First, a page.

The development of executive functions: evidence from behavioural and electrophysiological perspectives

Christopher Brydges

Research output: ThesisDoctoral Thesis

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Abstract

[Truncated abstract] Background: Executive functions are cognitive processes associated with higher-order levels of behaviour. Previous research has suggested that between the ages of 7 and 11 years, executive functions change from a unitary structure, where specific abilities are indistinguishable from each other, to displaying ‘unity and diversity’, where specific executive functions are separate constructs, yet related to each other. During the same developmental period, large-scale neural changes also occur within the brain. This thesis tests the hypothesis that electrophysiological development occurs before, and is related to, the development of behavioural abilities specific to single executive functions. It is further hypothesised that this development of executive functions through mid- to late-childhood may be a sequential process – neural changes occurring during this time are known to affect the amplitude and latency of event-related potential (ERP) peaks, which may then lead to the development of behavioural abilities specific to single executive functions. This process changes the structure of executive functions from unitary to displaying both unity and diversity.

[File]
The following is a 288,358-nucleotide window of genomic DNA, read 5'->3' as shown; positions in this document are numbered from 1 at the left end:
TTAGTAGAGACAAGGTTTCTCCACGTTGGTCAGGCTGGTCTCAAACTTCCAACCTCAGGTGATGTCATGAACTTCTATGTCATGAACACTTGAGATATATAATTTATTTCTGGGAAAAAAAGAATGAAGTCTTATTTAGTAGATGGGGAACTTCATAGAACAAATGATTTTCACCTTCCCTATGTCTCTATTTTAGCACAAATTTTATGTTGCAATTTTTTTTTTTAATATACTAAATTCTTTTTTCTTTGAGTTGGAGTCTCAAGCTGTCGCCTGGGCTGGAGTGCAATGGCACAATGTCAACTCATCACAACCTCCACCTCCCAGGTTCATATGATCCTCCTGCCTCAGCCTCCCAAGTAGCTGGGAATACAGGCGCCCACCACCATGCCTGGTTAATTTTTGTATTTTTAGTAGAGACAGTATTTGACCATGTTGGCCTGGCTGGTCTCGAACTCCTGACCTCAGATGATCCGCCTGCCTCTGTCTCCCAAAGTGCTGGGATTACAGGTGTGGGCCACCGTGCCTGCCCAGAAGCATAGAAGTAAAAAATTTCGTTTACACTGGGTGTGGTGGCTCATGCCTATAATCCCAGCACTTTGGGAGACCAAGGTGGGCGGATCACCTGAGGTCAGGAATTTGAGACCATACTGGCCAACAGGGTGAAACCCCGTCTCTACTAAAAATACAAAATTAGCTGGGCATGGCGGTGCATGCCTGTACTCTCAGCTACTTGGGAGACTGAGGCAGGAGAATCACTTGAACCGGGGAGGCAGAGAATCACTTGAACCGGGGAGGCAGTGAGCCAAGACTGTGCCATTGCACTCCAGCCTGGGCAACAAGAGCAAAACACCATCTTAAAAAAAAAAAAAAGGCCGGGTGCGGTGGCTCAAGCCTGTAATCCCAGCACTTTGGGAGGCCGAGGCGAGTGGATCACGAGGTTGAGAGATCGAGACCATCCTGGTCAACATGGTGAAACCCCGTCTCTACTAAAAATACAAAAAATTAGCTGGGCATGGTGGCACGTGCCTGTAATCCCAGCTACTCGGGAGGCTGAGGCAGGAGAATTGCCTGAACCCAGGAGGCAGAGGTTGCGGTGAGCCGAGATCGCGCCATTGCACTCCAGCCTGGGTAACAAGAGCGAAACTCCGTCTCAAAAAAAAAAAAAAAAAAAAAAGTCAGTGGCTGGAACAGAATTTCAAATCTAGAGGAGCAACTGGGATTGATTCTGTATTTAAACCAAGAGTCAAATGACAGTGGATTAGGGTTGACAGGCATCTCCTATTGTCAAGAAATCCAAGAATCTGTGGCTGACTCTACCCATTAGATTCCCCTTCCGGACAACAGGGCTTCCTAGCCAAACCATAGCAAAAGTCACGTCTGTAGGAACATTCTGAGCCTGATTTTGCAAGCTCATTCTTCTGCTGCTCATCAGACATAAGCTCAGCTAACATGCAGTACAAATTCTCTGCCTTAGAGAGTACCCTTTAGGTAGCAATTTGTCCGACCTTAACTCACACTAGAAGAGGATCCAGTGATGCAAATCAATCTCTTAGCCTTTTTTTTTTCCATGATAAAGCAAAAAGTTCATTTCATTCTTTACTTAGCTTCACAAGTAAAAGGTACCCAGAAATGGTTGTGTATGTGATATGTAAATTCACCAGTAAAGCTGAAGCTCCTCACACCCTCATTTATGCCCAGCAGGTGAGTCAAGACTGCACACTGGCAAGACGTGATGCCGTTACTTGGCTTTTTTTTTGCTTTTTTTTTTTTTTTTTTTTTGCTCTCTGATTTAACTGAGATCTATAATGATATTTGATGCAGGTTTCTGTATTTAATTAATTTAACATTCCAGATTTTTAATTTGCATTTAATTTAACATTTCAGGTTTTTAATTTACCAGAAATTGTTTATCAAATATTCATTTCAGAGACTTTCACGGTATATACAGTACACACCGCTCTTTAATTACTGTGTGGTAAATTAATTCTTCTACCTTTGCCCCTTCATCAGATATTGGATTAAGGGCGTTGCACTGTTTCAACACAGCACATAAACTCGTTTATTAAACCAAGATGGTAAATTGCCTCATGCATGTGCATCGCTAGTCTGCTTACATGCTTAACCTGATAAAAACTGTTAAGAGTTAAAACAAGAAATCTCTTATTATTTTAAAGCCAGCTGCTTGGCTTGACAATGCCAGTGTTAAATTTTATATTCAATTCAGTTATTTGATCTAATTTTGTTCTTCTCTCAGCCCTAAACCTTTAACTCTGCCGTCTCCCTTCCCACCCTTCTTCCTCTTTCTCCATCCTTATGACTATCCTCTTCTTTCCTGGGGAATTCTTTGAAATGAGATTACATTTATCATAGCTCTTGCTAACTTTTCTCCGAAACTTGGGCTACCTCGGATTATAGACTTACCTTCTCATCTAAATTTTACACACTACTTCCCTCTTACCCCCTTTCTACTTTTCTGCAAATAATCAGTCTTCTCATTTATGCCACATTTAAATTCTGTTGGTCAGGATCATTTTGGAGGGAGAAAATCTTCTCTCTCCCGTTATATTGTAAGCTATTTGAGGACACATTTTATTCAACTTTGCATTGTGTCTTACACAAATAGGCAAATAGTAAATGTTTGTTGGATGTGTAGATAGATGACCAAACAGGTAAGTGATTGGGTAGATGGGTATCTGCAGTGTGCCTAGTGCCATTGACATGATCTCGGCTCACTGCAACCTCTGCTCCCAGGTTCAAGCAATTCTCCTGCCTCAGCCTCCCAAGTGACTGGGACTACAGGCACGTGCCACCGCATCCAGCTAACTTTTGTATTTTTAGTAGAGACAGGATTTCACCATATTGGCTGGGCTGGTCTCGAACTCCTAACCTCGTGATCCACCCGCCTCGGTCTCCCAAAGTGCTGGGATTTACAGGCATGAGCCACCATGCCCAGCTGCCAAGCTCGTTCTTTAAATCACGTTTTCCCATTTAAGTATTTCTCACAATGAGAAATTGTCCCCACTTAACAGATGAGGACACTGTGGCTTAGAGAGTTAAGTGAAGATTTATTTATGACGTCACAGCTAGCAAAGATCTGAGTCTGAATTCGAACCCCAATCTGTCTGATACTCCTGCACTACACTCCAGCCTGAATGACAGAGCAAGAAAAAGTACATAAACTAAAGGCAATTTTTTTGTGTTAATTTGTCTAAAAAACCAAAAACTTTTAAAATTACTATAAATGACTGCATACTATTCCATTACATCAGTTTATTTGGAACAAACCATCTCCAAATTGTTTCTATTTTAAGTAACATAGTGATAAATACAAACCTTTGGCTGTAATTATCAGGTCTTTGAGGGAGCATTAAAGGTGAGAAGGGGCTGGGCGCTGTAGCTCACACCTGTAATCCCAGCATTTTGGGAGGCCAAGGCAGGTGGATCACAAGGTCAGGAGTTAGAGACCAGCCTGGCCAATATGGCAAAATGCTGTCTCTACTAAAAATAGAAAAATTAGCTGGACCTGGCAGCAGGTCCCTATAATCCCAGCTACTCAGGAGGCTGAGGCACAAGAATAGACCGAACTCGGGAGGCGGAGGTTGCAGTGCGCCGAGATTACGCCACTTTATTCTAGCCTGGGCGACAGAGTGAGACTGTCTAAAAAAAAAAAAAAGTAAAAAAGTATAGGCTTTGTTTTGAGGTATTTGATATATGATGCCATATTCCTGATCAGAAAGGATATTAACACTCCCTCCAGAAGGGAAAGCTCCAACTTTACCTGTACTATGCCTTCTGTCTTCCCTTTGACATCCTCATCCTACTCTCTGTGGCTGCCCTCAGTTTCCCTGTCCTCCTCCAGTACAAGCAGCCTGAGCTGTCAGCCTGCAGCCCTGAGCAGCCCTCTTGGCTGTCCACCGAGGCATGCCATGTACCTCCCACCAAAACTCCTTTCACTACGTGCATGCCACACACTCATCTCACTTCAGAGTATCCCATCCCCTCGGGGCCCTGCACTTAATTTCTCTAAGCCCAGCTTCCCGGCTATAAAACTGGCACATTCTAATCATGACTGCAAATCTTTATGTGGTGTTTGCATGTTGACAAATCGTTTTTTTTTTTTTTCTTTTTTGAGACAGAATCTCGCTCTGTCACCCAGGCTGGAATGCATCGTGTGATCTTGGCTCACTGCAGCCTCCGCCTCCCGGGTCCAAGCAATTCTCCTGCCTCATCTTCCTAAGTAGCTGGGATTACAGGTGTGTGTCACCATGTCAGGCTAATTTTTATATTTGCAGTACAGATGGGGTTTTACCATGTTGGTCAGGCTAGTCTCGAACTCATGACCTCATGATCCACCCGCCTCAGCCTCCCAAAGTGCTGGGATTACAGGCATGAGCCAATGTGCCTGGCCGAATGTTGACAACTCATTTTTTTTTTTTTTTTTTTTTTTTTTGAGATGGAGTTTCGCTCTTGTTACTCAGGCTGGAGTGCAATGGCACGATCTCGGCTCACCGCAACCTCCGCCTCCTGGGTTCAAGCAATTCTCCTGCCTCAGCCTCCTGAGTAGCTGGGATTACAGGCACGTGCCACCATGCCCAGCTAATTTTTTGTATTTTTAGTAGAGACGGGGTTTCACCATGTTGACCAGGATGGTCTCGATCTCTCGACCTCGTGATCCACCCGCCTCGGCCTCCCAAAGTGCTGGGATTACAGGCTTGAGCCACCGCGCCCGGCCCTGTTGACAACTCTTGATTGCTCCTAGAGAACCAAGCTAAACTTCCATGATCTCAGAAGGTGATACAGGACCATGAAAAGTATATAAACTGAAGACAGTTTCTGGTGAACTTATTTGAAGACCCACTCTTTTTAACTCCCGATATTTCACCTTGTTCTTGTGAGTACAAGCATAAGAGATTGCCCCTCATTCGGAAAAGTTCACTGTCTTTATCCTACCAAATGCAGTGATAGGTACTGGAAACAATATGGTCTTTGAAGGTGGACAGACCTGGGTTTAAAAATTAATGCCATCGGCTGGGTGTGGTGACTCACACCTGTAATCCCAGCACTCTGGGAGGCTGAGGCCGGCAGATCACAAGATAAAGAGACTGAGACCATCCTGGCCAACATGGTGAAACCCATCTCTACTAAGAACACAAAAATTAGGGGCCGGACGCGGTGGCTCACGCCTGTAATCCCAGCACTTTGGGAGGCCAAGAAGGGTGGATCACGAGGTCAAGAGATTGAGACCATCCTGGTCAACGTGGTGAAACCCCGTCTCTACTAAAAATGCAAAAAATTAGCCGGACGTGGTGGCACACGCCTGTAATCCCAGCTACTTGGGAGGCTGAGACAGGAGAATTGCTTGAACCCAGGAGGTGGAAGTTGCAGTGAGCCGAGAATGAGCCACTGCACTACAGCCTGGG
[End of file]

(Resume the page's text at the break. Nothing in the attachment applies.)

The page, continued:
Original languageEnglish
QualificationDoctor of Philosophy
Publication statusUnpublished - 2014

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